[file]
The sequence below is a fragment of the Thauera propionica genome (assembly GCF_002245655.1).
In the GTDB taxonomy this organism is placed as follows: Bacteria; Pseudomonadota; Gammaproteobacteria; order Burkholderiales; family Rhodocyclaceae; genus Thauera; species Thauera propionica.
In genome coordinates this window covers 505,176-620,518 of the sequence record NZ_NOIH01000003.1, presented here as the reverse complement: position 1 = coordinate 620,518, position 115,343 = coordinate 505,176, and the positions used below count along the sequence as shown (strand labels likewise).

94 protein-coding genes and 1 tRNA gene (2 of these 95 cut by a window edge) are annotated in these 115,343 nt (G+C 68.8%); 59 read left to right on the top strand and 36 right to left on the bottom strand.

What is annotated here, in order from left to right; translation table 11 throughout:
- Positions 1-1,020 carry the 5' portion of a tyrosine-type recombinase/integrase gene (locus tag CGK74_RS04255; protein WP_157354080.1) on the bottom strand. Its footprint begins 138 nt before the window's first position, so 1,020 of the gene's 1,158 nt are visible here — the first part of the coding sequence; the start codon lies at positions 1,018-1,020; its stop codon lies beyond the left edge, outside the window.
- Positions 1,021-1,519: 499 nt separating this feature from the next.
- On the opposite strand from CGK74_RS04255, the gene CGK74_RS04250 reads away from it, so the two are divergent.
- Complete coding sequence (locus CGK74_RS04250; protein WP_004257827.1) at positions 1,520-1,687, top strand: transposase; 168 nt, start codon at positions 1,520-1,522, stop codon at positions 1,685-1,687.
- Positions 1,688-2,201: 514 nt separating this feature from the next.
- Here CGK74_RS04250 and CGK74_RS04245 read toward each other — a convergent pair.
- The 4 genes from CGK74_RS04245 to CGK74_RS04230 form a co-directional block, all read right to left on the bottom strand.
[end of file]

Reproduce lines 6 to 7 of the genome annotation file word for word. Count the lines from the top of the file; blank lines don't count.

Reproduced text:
- Positions 1-1,020 carry the 5' portion of a tyrosine-type recombinase/integrase gene (locus tag CGK74_RS04255; protein WP_157354080.1) on the bottom strand. Its footprint begins 138 nt before the window's first position, so 1,020 of the gene's 1,158 nt are visible here — the first part of the coding sequence; the start codon lies at positions 1,018-1,020; its stop codon lies beyond the left edge, outside the window.
- Positions 1,021-1,519: 499 nt separating this feature from the next.